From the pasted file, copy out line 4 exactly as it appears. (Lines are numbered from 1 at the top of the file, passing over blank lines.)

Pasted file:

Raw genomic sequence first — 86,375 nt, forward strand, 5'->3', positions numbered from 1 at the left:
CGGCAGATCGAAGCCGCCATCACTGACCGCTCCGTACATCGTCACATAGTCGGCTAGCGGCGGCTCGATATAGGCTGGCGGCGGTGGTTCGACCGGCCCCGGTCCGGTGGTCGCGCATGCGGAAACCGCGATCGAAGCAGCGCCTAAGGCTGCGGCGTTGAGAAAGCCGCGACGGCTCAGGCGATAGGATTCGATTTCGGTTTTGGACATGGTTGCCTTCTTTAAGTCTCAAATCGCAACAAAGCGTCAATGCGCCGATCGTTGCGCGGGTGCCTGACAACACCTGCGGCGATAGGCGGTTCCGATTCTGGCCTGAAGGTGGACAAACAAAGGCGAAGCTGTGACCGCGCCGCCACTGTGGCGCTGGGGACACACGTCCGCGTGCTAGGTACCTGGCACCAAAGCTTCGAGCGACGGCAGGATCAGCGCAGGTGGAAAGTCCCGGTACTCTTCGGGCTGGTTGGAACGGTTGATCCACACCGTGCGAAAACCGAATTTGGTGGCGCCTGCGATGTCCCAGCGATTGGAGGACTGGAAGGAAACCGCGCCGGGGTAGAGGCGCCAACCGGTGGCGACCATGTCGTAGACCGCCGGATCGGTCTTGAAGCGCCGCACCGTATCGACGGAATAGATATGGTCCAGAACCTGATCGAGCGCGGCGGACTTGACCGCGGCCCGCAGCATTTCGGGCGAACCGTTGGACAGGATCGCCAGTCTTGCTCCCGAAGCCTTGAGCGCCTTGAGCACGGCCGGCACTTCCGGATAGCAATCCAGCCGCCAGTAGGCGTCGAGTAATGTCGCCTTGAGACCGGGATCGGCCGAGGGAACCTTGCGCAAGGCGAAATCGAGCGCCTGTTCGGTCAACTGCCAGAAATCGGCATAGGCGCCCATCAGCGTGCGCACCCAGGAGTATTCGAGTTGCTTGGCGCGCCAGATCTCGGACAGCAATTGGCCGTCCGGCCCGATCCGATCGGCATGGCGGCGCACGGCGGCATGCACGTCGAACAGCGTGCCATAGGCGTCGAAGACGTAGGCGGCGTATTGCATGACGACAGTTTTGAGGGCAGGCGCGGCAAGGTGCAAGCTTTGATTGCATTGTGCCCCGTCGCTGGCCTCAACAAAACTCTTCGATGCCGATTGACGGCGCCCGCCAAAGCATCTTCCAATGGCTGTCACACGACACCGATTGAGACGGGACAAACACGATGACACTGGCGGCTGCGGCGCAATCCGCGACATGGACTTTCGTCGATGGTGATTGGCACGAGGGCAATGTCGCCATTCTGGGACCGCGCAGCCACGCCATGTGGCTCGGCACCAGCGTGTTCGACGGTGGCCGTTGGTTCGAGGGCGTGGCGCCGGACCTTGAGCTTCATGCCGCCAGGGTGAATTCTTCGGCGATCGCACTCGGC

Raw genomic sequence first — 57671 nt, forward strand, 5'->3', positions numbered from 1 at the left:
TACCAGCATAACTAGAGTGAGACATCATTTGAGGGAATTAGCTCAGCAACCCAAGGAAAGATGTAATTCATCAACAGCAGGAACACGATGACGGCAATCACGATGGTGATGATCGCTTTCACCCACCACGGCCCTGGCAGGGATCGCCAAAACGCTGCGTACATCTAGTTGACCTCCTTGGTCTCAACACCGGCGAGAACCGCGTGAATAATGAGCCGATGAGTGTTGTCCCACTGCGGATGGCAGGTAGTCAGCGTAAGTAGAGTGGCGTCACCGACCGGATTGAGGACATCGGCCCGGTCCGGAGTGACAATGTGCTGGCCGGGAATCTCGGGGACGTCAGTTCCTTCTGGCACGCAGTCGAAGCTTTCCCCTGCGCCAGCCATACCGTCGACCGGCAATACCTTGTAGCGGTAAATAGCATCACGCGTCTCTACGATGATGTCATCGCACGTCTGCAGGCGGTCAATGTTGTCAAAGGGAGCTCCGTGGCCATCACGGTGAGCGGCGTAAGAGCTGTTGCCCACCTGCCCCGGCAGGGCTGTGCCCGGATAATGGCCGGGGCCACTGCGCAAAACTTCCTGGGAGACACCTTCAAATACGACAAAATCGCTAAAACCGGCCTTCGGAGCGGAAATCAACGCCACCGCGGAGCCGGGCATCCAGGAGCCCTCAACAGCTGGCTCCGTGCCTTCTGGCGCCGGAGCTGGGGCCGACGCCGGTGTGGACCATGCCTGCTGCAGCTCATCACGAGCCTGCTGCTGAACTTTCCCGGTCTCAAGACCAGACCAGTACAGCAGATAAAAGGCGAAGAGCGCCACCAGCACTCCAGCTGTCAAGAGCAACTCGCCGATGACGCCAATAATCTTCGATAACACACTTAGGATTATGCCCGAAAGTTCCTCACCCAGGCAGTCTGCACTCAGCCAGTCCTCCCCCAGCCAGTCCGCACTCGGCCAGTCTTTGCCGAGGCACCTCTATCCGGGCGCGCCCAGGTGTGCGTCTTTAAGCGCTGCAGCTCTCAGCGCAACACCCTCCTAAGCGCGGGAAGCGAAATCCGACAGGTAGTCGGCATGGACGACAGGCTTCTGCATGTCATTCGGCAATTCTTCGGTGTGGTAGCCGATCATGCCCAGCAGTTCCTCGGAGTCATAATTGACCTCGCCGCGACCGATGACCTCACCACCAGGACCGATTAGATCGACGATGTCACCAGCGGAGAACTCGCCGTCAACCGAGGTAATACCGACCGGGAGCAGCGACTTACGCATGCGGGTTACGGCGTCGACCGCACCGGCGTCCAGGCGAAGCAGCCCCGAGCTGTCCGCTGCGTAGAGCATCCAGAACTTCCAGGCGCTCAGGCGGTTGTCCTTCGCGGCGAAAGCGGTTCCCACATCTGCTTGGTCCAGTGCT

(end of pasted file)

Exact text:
TACCAGCATAACTAGAGTGAGACATCATTTGAGGGAATTAGCTCAGCAACCCAAGGAAAGATGTAATTCATCAACAGCAGGAACACGATGACGGCAATCACGATGGTGATGATCGCTTTCACCCACCACGGCCCTGGCAGGGATCGCCAAAACGCTGCGTACATCTAGTTGACCTCCTTGGTCTCAACACCGGCGAGAACCGCGTGAATAATGAGCCGATGAGTGTTGTCCCACTGCGGATGGCAGGTAGTCAGCGTAAGTAGAGTGGCGTCACCGACCGGATTGAGGACATCGGCCCGGTCCGGAGTGACAATGTGCTGGCCGGGAATCTCGGGGACGTCAGTTCCTTCTGGCACGCAGTCGAAGCTTTCCCCTGCGCCAGCCATACCGTCGACCGGCAATACCTTGTAGCGGTAAATAGCATCACGCGTCTCTACGATGATGTCATCGCACGTCTGCAGGCGGTCAATGTTGTCAAAGGGAGCTCCGTGGCCATCACGGTGAGCGGCGTAAGAGCTGTTGCCCACCTGCCCCGGCAGGGCTGTGCCCGGATAATGGCCGGGGCCACTGCGCAAAACTTCCTGGGAGACACCTTCAAATACGACAAAATCGCTAAAACCGGCCTTCGGAGCGGAAATCAACGCCACCGCGGAGCCGGGCATCCAGGAGCCCTCAACAGCTGGCTCCGTGCCTTCTGGCGCCGGAGCTGGGGCCGACGCCGGTGTGGACCATGCCTGCTGCAGCTCATCACGAGCCTGCTGCTGAACTTTCCCGGTCTCAAGACCAGACCAGTACAGCAGATAAAAGGCGAAGAGCGCCACCAGCACTCCAGCTGTCAAGAGCAACTCGCCGATGACGCCAATAATCTTCGATAACACACTTAGGATTATGCCCGAAAGTTCCTCACCCAGGCAGTCTGCACTCAGCCAGTCCTCCCCCAGCCAGTCCGCACTCGGCCAGTCTTTGCCGAGGCACCTCTATCCGGGCGCGCCCAGGTGTGCGTCTTTAAGCGCTGCAGCTCTCAGCGCAACACCCTCCTAAGCGCGGGAAGCGAAATCCGACAGGTAGTCGGCATGGACGACAGGCTTCTGCATGTCATTCGGCAATTCTTCGGTGTGGTAGCCGATCATGCCCAGCAGTTCCTCGGAGTCATAATTGACCTCGCCGCGACCGATGACCTCACCACCAGGACCGATTAGATCGACGATGTCACCAGCGGAGAACTCGCCGTCAACCGAGGTAATACCGACCGGGAGCAGCGACTTACGCATGCGGGTTACGGCGTCGACCGCACCGGCGTCCAGGCGAAGCAGCCCCGAGCTGTCCGCTGCGTAGAGCATCCAGAACTTCCAGGCGCTCAGGCGGTTGTCCTTCGCGGCGAAAGCGGTTCCCACATCTGCTTGGTCCAGTGCT